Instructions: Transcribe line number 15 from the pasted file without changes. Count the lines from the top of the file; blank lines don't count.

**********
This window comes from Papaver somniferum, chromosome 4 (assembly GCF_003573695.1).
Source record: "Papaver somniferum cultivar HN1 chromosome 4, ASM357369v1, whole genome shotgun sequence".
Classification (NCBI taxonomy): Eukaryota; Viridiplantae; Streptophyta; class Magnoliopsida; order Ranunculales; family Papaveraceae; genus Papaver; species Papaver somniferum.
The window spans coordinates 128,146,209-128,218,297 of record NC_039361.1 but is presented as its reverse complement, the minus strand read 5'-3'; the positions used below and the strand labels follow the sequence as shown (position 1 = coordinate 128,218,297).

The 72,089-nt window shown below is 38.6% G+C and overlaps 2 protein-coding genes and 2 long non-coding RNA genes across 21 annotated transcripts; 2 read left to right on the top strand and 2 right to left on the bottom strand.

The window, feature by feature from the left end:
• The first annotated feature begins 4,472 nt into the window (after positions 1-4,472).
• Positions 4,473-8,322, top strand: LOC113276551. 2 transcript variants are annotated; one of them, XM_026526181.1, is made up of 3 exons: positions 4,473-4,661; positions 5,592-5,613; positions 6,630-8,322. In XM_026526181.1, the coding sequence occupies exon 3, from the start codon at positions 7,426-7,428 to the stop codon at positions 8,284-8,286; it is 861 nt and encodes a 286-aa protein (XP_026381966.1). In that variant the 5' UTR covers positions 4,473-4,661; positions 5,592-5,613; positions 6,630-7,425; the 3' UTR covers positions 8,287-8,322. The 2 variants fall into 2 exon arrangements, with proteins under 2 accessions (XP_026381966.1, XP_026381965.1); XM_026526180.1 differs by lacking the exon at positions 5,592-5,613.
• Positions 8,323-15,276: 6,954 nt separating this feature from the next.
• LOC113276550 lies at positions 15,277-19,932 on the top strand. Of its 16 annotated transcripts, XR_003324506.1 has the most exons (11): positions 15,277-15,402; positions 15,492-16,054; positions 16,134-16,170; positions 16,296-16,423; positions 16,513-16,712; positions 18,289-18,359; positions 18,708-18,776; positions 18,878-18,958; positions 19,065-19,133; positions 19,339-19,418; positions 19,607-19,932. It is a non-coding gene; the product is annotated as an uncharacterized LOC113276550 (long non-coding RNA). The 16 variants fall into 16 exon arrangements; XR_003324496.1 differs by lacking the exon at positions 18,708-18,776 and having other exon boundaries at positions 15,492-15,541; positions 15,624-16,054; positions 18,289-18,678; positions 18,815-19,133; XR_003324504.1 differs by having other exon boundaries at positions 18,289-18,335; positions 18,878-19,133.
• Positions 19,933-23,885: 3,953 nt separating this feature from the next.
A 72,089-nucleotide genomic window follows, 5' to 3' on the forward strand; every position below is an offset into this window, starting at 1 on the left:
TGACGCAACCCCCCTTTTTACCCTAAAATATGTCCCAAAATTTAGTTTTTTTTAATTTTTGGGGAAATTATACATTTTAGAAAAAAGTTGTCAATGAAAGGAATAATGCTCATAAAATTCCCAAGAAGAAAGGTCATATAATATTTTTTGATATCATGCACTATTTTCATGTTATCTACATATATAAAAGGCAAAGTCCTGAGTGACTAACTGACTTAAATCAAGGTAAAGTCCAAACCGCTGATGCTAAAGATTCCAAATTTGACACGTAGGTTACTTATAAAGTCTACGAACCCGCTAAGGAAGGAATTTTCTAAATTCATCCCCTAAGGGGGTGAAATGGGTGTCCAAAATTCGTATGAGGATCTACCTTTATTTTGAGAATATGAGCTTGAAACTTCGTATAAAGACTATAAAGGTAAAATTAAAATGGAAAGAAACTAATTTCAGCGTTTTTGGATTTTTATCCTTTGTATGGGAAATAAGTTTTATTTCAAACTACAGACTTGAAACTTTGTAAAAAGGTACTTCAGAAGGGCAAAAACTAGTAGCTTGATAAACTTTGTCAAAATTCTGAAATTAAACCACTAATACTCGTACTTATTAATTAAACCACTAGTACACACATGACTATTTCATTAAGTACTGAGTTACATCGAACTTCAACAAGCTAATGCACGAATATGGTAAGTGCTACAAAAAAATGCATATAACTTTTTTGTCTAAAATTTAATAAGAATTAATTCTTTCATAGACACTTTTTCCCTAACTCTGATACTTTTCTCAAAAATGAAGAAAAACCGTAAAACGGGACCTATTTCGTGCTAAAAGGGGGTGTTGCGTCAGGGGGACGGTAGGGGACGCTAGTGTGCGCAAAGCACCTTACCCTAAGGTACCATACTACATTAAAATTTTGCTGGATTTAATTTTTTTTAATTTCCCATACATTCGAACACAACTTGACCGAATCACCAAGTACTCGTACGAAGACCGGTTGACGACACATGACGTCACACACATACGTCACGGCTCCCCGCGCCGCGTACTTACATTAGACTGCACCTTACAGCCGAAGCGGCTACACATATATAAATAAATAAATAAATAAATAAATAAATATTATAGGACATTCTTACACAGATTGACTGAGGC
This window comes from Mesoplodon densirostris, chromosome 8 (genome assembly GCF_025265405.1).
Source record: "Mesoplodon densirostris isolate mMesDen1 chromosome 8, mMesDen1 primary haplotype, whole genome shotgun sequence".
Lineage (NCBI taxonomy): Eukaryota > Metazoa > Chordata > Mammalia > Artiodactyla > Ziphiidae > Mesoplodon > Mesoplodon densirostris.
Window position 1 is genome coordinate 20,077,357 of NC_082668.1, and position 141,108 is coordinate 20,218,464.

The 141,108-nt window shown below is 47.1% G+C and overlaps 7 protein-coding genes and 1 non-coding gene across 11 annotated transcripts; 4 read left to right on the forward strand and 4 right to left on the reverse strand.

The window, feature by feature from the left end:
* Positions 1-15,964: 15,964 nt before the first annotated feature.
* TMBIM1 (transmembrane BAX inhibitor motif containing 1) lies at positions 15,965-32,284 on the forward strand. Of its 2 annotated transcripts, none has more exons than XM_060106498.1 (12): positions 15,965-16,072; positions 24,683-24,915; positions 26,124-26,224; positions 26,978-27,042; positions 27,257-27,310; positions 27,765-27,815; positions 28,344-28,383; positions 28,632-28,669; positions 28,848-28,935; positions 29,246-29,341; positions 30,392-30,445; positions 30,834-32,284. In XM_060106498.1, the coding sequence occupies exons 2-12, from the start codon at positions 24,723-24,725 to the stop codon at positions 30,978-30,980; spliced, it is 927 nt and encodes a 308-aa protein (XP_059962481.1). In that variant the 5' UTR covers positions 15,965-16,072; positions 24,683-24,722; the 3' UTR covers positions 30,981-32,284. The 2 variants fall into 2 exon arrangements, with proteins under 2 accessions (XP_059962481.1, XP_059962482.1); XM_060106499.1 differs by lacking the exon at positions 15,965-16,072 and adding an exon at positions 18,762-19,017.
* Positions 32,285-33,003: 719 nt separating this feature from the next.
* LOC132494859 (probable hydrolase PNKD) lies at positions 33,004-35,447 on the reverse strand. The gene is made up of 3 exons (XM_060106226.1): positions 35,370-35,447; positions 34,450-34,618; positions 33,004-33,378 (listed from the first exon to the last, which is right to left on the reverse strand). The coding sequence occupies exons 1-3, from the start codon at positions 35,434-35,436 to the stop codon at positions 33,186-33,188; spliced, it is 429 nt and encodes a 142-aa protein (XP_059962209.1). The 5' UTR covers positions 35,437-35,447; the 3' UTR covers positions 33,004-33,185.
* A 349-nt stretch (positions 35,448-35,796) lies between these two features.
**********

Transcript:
Source record: "Mesoplodon densirostris isolate mMesDen1 chromosome 8, mMesDen1 primary haplotype, whole genome shotgun sequence".